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United States Patent Application 20170149638
Kind Code A1
Gielarowski; Bryan J. ;   et al. May 25, 2017

VERIFYING COMMUNICATION LANES BY INDIVIDUALLY DISCONNECTING TRANSMIT WIRES BY WIRE POLARITY

Abstract

Individual wire defects in a data transfer/communication system that employs differential signaling can be detected during connectivity verification of a link prior to link training by individually disconnecting wires by wire polarity and testing the link. For example, the positive transmit wire of a lane may be verified by disconnecting the negative transmit wire of the lane and performing link connectivity verification. If the link passes connectivity verification, then the positive transmit wire of the lane is functioning normally. Connectivity of the negative transmit wire of the lane may then be verified by disconnecting the positive transmit wire of the lane and determining if the passes the connectivity verification


Inventors: Gielarowski; Bryan J.; (Pittsburgh, PA) ; Strong; Richard M.; (Pittsburgh, PA) ; Cheuk; Hor-Lam; (Cupertino, CA)
Applicant:
Name City State Country Type

NetApp, Inc.

Sunnyvale

CA

US
Family ID: 1000002440300
Appl. No.: 15/381642
Filed: December 16, 2016


Related U.S. Patent Documents

Application NumberFiling DatePatent Number
14665767Mar 23, 20159544209
15381642

Current U.S. Class: 1/1
Current CPC Class: H04L 43/0811 20130101; H04L 69/324 20130101; H04L 43/50 20130101; H04L 5/14 20130101
International Class: H04L 12/26 20060101 H04L012/26; H04L 5/14 20060101 H04L005/14

Claims



1. A method comprising: disconnecting, by a computing device, functionally each of a plurality of transmit wires using their corresponding at least one in-line switch, wherein each of the plurality of transmit wires includes a first transmit wire of a first polarity and a second transmit wire of a second polarity, and providing the first transmit wire and the second transmit wire in one of a plurality of full duplex channels; and controlling, by a computing device, activation of the at least one in-line switch to functionally disconnect all of the transmit wires of a first polarity for a first receive detection, and deactivation of the at least one in-line switch after the first receive detection, to functionally disconnect all of the transmit wires of a second polarity for a second receive detection.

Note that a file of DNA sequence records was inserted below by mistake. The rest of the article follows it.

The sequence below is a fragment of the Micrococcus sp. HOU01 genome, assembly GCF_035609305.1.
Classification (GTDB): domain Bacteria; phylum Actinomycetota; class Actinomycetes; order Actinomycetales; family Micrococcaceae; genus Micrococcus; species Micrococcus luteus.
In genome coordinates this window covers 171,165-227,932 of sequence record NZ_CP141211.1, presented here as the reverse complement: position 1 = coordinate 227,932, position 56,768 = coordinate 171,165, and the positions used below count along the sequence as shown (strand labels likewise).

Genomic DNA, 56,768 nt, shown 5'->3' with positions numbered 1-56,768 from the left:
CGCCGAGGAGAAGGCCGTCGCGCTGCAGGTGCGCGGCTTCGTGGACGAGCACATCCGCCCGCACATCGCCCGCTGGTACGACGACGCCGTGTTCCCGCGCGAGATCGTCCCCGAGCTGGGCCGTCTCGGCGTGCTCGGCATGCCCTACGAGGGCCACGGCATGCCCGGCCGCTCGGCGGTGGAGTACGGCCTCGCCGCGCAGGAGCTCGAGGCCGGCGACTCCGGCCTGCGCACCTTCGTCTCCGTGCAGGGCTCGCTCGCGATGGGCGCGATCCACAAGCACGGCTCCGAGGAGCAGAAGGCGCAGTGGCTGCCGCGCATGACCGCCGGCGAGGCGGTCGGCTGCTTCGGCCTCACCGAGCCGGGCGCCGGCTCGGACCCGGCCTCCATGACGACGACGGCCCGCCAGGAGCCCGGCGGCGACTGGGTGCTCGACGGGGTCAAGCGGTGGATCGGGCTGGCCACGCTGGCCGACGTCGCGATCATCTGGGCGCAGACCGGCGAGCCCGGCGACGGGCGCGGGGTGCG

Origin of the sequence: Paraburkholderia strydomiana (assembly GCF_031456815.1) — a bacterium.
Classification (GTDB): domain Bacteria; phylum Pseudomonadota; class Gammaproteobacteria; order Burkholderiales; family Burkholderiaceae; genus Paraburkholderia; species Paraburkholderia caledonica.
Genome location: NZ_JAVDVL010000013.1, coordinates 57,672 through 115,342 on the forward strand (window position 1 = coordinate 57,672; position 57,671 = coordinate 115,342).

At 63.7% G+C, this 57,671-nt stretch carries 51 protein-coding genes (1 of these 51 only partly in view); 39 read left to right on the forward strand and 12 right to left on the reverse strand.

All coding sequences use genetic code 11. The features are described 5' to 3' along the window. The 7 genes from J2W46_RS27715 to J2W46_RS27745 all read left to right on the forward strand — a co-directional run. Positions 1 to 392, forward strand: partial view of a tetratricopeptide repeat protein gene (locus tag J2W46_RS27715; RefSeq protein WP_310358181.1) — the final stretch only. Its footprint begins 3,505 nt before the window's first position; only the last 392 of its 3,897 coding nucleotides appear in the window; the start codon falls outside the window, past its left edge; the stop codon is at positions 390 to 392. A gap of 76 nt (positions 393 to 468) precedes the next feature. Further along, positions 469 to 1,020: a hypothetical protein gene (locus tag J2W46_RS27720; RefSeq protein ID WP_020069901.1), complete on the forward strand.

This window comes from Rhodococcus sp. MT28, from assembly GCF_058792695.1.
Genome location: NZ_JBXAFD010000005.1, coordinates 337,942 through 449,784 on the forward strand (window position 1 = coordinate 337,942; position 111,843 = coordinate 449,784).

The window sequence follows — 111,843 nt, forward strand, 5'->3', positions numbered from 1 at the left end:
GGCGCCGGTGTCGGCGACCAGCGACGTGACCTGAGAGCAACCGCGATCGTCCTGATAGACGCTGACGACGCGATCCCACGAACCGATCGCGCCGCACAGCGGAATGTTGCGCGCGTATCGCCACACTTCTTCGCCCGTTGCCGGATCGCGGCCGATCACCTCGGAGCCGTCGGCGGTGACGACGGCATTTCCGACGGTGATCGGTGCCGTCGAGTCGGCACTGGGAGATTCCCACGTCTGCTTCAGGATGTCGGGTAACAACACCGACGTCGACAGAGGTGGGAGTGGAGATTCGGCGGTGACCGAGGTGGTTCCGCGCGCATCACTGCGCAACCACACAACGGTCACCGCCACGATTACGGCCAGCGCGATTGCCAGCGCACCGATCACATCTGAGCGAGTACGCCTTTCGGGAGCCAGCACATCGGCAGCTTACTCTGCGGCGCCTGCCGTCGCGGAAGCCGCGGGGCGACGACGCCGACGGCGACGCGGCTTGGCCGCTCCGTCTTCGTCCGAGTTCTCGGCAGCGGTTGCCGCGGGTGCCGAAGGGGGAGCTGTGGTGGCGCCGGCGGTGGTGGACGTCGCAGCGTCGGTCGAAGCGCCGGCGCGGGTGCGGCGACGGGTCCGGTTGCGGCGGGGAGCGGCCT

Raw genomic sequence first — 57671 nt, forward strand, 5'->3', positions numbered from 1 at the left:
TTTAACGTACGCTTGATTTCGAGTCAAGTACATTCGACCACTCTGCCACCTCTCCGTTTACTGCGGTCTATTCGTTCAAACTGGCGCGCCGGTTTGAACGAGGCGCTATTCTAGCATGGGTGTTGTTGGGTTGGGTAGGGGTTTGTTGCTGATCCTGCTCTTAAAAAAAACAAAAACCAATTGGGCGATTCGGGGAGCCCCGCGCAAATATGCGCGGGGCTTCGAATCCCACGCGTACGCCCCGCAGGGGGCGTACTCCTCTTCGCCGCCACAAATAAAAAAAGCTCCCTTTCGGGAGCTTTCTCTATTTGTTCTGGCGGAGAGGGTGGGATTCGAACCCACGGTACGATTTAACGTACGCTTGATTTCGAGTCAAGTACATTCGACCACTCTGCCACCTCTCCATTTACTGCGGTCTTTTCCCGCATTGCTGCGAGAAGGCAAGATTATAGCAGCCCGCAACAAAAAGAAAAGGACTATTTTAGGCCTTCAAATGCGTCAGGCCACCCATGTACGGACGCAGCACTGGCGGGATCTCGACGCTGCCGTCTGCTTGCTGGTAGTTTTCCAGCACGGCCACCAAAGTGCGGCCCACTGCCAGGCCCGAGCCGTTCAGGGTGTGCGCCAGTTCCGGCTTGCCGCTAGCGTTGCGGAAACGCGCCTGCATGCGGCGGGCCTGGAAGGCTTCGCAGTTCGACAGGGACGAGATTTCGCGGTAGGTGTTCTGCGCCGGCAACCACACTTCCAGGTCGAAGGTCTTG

2. The method of claim 1, further comprising providing a printed circuit board, wherein the printed circuit board comprises the at least one in-line switch.

3. The method of claim 1, further comprising providing an integrated circuit having a transmit circuitry and a receive circuitry, wherein the transmit circuitry comprises a transmitter and the receive circuitry comprises a receiver; and the transmit circuitry is coupled to the plurality of full duplex channels.

4. The method of claim 3, further comprising wherein the provided integrated circuit further comprises the at least one in-line switch.

5. The method of claim 3, further comprising providing a second integrated circuit coupled to the integrated circuit via the plurality of full duplex channels, wherein each of the plurality of duplex channels includes a first receive wire of the first polarity and a second receive wire of the second polarity, each of the receive wires having the at least one in-line switch to functionally disconnect the corresponding wire, wherein the second integrated circuit is coupled to control the at least one in-line switch of the receive wires.